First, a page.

Promenádna sign

I only wanted to run about 5 miles, so I decided not to go all the way to the Lafranconi bridge. Instead, I ran to the bridge with the Bratislava UFO:

IMG 1057

Crossing that bridge put me out right near the Sad Janka park; the whole south bank is wooded and features some very pleasant and green trails. I could have detoured through the park, but I like running alongside the water whenever possible, so that’s what I did instead. (In retrospect I wish I’d gone through the park; it’s actually the oldest public park in central Europe!) There are lots of river barges moored along both banks; some are fancy cruise ship or dinner boats, while others aren’t. 

IMG 1054

As I approached the Apollo bridge, I very quickly figured out that I was going to be way short of 5 miles. Luckily there’s a cycling trail that continues further to the east, although it diverges from the river. Slovakia is plentifully supplied with all sorts of riding paths; this one was nicely paved and quite busy with runners, cyclists, and even a few rollerbladers. The area at the foot of the bridge is 1.3Km from the starting point of the loop, so with a little mental math I was able to figure out how long I needed to stay on the cycle path. Along the route I saw this cool painting on a bridge abutment.

IMG 1059

Coming back westbound, I climbed the footpath onto the Apollo Bridge, which is the newest and fanciest (and busiest!) of the four Bratislava bridges. 

IMG 1060

I had a fantastic view of the setting sun off to the west as I ran across, and I stopped to get a closeup of the Bratislava plaque on the bridge arch. I’m not sure if it’s officially a landmark or not, but it should be.

IMG 1062

From the north end of the bridge, it was an easy path back to the Eurovea, where I had a delicious dinner at the Kolkovna. This is a Czech chain of restaurants serving traditional central European food; I had a delicious goulash and a bowl of “bean soup” that was indistinguishable in ingredients from what Cajuns would call “red beans and rice” (except for not having any rice in it). Although there were many excellent beers on tap, I didn’t have any, as Slovakia has a very strict 0.0% blood-alcohol limit for driving. (Sorry if you read this far hoping to find out what delicious beer I sampled!)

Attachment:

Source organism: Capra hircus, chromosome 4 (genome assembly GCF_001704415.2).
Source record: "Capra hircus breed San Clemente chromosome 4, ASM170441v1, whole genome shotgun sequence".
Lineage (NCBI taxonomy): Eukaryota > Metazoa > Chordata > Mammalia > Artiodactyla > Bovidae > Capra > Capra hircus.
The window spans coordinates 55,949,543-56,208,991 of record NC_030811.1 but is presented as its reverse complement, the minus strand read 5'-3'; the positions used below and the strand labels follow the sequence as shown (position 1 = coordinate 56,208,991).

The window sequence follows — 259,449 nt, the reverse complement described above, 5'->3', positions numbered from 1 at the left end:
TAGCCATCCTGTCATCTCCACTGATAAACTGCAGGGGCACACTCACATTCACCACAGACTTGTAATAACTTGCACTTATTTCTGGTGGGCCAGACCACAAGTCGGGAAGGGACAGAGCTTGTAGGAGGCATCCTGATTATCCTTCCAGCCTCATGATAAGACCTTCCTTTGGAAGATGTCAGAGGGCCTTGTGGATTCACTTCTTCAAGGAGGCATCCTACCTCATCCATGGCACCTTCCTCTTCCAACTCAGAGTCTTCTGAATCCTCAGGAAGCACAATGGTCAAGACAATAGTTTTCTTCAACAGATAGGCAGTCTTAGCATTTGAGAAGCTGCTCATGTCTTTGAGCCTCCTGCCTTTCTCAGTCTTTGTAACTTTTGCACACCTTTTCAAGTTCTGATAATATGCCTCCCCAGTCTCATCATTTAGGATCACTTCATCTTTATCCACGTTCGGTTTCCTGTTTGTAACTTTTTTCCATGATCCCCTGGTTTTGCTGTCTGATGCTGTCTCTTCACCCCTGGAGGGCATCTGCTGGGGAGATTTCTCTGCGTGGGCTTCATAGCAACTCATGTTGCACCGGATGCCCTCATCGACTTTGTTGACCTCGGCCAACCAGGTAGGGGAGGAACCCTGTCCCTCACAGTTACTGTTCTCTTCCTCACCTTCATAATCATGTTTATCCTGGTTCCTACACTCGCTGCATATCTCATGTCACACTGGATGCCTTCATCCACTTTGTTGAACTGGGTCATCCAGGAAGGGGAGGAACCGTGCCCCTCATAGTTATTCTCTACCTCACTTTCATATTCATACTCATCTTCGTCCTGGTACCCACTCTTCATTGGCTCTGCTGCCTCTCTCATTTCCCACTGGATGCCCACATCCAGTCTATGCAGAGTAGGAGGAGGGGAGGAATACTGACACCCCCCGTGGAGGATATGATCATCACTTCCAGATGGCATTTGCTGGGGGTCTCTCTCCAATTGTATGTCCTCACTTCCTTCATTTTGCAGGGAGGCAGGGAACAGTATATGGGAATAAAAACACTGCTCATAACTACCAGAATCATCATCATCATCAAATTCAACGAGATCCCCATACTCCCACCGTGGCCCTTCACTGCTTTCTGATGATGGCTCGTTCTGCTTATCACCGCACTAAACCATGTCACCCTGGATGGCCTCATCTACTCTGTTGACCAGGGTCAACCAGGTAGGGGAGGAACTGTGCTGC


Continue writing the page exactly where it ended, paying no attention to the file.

I thoroughly enjoyed the route; next time I’ll try to arrange things so I can run the full loop and maybe detour through the park. I’d also love to explore the bike paths around Bratislava more, although that will require an actual, y’know, bike,

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Microsoft Teams privacy bug: the cat and the camera

As longtime readers probably know, I have a cat. As cats do, he will sometimes jump on my desk.

Pancake, looking majestic

Pancake the cat on his royal pillow

Some of you may know that, because my job entails working with a worldwide team, I often have early-morning conference calls. To make this easier, I have a small workstation in my bedroom where I can work and be near the coffee machine. This machine is set up with a Logitech c920 webcam and a Blue Snowball USB microphone.

Most of you probably don’t know that I tend to pace when on telephone calls.

So picture the scene. I’ve straggled out of bed to grab a cup of coffee, yawn and stretch, and get on a call. I’m pacing around and speaking. Suddenly the gentleman I’m speaking to (my long-suffering counterpart, Tony Sterling, who owns our customer experience team) starts cracking up. “Dude, turn your camera off!”

Sure enough, somehow the Teams app had started showing Tony video of me pacing around in my boxers and T-shirt. Thankfully it was only him. I apologized deeply, turned off the camera, and removed Pancake from the keyboard. After the meeting, I scoured the Teams documentation to find out what the keyboard shortcut for controlling the camera was.

There isn’t one. This made me a little nervous, nervous enough to put a Post-It note over the camera lens so Pancake didn’t accidentally turn on the camera one night when I was asleep or something.

Today I was in a Teams meeting. The cat jumped on the keyboard and… voila… I got a macOS permissions dialog asking me whether Teams should have permission to use the camera. He’d done it again!

It turns out that when you’re in a Teams meeting, hitting a key will act like a mouse click on whatever control currently has focus. By default, the camera on/off button has focus. Try it yourself: join a meeting, switch out of the Teams app and back into it, and hit a key.